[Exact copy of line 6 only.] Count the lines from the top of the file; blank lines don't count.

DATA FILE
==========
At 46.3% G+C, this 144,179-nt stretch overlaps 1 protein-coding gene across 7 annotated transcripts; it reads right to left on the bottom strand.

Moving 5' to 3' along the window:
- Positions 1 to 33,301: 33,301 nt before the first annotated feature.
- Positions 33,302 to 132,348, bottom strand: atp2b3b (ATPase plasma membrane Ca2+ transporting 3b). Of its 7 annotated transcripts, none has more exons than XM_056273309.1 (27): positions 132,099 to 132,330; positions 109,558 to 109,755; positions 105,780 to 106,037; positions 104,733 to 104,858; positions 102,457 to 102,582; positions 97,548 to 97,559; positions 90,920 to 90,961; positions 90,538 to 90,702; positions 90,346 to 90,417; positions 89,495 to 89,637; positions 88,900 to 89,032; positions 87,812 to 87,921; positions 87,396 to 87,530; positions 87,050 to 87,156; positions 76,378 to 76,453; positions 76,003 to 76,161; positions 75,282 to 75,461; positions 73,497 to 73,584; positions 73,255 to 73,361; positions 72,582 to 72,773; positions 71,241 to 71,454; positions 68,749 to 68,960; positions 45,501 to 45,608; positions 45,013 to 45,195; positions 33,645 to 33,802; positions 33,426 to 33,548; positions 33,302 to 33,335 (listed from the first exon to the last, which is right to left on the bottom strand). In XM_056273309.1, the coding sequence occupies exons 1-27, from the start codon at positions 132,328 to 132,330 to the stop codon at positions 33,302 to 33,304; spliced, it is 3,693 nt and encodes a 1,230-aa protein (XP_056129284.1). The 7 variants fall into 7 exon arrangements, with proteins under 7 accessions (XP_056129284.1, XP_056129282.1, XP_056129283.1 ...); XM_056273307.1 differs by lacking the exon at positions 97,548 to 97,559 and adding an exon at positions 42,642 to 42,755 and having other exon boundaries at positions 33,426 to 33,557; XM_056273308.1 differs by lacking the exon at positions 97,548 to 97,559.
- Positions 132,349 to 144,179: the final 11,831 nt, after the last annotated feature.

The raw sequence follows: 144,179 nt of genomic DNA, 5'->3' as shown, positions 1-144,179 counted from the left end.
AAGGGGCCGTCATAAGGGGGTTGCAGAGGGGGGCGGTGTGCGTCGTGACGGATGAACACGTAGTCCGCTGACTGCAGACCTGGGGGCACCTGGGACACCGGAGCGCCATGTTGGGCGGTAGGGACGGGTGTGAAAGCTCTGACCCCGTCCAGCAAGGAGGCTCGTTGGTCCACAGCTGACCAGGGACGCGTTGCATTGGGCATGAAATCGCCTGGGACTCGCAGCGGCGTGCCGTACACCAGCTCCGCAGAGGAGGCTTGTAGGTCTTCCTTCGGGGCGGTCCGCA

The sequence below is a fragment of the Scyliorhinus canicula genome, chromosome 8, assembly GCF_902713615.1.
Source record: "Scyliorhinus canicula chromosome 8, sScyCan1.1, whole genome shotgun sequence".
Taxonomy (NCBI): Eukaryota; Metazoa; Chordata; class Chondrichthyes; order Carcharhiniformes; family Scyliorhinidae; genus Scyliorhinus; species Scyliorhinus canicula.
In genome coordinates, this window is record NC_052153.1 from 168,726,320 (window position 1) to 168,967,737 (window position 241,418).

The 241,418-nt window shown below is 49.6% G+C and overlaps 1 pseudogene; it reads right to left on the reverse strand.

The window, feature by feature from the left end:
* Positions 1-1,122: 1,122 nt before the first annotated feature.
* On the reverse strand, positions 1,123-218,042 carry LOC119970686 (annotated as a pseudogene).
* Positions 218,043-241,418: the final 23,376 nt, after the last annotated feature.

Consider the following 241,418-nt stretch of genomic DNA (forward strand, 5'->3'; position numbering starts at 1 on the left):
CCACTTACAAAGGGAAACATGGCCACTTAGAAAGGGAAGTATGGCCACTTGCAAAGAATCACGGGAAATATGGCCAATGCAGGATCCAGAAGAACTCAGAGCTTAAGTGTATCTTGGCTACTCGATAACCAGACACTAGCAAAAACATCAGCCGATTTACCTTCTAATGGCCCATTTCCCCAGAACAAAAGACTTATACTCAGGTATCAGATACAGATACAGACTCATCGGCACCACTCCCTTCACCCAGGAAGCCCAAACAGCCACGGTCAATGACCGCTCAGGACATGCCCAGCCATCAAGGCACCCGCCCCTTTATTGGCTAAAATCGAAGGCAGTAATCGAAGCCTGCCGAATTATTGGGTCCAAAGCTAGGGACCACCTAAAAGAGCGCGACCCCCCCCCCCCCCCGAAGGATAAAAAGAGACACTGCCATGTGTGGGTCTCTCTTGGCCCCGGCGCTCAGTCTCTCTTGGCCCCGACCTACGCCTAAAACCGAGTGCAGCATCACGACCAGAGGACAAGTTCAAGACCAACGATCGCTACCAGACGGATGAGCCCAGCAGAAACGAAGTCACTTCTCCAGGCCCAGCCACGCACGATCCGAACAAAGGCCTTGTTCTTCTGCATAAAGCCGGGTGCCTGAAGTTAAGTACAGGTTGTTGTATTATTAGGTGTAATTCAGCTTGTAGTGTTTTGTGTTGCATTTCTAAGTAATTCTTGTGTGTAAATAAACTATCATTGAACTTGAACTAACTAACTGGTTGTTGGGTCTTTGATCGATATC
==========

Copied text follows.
The raw sequence follows: 144,179 nt of genomic DNA, 5'->3' as shown, positions 1-144,179 counted from the left end.